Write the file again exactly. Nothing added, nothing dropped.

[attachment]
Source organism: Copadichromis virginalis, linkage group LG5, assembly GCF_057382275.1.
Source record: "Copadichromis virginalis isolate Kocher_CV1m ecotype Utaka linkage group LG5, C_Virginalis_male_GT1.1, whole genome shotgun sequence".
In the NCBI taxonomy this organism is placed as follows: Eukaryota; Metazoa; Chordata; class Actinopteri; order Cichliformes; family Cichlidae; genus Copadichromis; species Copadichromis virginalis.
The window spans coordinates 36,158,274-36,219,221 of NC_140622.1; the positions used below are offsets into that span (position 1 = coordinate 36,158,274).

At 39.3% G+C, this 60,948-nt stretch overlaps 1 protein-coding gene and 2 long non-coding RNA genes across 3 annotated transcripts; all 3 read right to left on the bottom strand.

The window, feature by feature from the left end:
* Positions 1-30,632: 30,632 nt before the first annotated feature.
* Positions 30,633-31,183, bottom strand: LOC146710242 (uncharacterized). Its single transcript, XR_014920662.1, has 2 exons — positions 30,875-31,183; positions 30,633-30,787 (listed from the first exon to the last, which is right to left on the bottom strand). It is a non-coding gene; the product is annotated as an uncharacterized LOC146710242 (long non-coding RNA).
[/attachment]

Source organism: Copadichromis virginalis, linkage group LG5, assembly GCF_057382275.1.
Source record: "Copadichromis virginalis isolate Kocher_CV1m ecotype Utaka linkage group LG5, C_Virginalis_male_GT1.1, whole genome shotgun sequence".
In the NCBI taxonomy this organism is placed as follows: Eukaryota; Metazoa; Chordata; class Actinopteri; order Cichliformes; family Cichlidae; genus Copadichromis; species Copadichromis virginalis.
The window spans coordinates 36,158,274-36,219,221 of NC_140622.1; the positions used below are offsets into that span (position 1 = coordinate 36,158,274).

At 39.3% G+C, this 60,948-nt stretch overlaps 1 protein-coding gene and 2 long non-coding RNA genes across 3 annotated transcripts; all 3 read right to left on the bottom strand.

The window, feature by feature from the left end:
* Positions 1-30,632: 30,632 nt before the first annotated feature.
* Positions 30,633-31,183, bottom strand: LOC146710242 (uncharacterized). Its single transcript, XR_014920662.1, has 2 exons — positions 30,875-31,183; positions 30,633-30,787 (listed from the first exon to the last, which is right to left on the bottom strand). It is a non-coding gene; the product is annotated as an uncharacterized LOC146710242 (long non-coding RNA).